Oncotarget

Research Papers:

Physapubescin B inhibits tumorgenesis and circumvents taxol resistance of ovarian cancer cells through STAT3 signaling

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Oncotarget. 2017; 8:70130-70141. https://doi.org/10.18632/oncotarget.19593

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Xiaofeng Zhao, Lu Huang, Wanwan Xu, Xiaoyan Chen, Yan Shen, Wenjie Zeng and Xiao Chen _

Abstract

Xiaofeng Zhao1,2,*, Lu Huang1,*, Wanwan Xu1,3, Xiaoyan Chen1, Yan Shen1, Wenjie Zeng1 and Xiao Chen4

1Department of Gynecology, Zhejiang Provincial People's Hospital, Hangzhou, Zhejiang Province, China

2Key Laboratory of Tumor Molecular Diagnosis and Individualized Medicine of Zhejiang Province, Hangzhou, Zhejiang Province, China

3Bengbu Medical College, Bengbu, Anhui Province, China

4State Key Laboratory for Diagnosis and Treatment of Infectious Diseases, Collaborative Innovation Center for Diagnosis and Treatment of Infectious Diseases, The First Affiliated Hospital, College of Medicine, Zhejiang University, Hangzhou, Zhejiang Province, China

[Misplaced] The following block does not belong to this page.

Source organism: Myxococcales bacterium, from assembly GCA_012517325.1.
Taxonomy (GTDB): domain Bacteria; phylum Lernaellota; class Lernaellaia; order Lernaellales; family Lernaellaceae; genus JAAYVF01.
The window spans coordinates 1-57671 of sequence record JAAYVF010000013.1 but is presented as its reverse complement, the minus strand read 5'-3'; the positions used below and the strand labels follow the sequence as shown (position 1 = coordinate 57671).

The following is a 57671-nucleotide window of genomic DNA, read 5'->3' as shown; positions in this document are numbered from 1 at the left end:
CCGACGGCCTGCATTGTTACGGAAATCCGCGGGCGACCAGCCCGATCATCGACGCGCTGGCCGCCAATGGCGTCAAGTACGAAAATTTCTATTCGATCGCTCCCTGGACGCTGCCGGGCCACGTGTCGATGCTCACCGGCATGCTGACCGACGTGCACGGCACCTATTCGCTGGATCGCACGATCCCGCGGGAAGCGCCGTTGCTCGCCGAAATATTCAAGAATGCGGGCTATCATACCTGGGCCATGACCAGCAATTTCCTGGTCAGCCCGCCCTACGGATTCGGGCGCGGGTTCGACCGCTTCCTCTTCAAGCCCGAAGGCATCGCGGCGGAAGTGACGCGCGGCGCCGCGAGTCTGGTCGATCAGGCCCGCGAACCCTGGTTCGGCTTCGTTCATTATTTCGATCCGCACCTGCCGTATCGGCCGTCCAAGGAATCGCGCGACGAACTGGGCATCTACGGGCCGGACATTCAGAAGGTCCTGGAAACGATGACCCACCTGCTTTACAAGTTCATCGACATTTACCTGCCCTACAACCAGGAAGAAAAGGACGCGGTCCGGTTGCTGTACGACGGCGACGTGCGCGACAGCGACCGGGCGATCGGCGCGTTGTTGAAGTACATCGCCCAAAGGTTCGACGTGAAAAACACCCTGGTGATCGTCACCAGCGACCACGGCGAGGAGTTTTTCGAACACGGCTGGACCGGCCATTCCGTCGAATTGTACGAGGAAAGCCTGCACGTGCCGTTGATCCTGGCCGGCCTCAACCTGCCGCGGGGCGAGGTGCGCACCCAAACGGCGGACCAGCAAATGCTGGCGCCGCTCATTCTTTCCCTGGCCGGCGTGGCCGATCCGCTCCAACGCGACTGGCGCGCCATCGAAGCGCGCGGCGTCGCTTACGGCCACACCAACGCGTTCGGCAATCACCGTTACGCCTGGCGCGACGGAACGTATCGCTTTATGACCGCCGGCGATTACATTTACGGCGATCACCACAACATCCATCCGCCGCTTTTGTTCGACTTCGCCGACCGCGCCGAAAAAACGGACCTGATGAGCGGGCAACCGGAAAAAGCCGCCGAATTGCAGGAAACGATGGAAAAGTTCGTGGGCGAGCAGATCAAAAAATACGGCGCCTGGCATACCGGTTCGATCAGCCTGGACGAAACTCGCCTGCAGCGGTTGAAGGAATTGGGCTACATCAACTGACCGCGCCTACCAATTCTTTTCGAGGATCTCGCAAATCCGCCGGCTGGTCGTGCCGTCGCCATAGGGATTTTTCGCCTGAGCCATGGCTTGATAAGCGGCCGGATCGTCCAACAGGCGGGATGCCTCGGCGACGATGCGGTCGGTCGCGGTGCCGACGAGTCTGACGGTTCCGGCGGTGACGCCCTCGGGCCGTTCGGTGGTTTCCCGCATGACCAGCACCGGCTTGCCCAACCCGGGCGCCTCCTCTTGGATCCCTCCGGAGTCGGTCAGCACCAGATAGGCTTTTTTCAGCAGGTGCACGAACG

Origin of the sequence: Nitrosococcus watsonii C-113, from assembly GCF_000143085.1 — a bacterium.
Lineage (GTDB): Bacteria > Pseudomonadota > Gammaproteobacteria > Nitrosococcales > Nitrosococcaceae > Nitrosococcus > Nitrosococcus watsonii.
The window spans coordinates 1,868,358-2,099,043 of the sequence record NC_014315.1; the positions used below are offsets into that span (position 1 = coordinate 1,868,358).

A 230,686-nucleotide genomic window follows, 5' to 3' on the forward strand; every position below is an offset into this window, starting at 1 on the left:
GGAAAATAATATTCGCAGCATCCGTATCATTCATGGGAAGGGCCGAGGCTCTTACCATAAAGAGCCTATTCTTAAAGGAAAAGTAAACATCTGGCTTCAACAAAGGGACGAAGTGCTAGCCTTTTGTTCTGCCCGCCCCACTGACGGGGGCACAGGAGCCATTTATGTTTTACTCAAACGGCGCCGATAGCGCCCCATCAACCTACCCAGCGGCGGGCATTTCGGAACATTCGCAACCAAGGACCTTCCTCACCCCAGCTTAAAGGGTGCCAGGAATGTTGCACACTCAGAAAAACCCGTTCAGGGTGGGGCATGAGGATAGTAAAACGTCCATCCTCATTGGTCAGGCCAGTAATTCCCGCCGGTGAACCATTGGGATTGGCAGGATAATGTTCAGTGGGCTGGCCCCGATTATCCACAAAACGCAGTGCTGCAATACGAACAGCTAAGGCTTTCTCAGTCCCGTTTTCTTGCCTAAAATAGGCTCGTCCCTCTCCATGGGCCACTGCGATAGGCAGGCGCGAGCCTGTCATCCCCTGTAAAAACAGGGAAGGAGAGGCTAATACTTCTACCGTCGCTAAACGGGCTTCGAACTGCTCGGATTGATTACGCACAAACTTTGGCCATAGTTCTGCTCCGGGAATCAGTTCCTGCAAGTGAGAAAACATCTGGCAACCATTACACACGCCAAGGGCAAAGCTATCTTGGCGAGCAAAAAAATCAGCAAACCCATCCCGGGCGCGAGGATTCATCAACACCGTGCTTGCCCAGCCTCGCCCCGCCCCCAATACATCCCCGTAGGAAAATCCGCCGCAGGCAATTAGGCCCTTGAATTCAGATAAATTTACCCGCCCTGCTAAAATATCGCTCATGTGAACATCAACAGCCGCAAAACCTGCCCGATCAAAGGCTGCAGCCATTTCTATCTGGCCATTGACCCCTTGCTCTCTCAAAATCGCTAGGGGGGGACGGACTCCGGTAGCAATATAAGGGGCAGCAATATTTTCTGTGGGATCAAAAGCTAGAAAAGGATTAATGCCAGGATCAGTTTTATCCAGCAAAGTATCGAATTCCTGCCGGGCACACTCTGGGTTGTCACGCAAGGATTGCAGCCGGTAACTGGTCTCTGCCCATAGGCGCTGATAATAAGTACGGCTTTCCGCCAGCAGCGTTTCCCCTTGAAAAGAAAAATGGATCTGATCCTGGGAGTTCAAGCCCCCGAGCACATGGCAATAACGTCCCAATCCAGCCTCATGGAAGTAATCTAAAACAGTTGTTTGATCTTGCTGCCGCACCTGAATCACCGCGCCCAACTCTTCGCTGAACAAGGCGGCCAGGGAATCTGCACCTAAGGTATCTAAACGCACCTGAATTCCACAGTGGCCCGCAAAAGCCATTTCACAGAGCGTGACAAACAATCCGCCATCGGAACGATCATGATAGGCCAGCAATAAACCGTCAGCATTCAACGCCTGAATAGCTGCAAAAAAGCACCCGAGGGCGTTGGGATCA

*These authors have contributed equally to this work

Correspondence to:

Xiao Chen, email: [email protected]

Keywords: Physapubescin B, STAT3, taxol resistance, ovarian cancer

Received: February 10, 2017     Accepted: June 28, 2017     Published: July 26, 2017

ABSTRACT

Ovarian cancer is the most lethal gynaecological malignancy. Recurrence and subsequent resistance to chemotherapy have become major obstacles to treating these diseases. In the present study, we showed that a natural withanolide isolated from the plant Physalis pubescens L. (Solanaceae), Physapubescin B, exhibited potent anti-tumor activity against ovarian cancer cells. Physapubescin B promoted apoptosis, induced cell-cycle arrest and inhibited invasion of ES-2 and A2780 cells. Physapubescin B treatment also resulted in suppression of the transcriptional activity of STAT3, an oncogenic transcription factor activated in many human malignancies including ovarian cancer, through disturbing the dimerization of STAT3, and thereby inhibited the nuclear translocation of Tyr705/Ser727-phosphorylated STAT3. The IL-6-stimulated activation of STAT3 and its downstream genes Cyclin D1, survivin, and Bcl-xL was also repressed by Physapubescin B. Furthermore, Physapubescin B sensitizes A2780 cells to taxol-induced cell growth inhibition in vitro. These findings strongly suggest that Physapubescin B has potential antitumor activity and may circumvent taxol resistance in human ovarian cancer cells through inhibition of aberrant activation of STAT3.


INTRODUCTION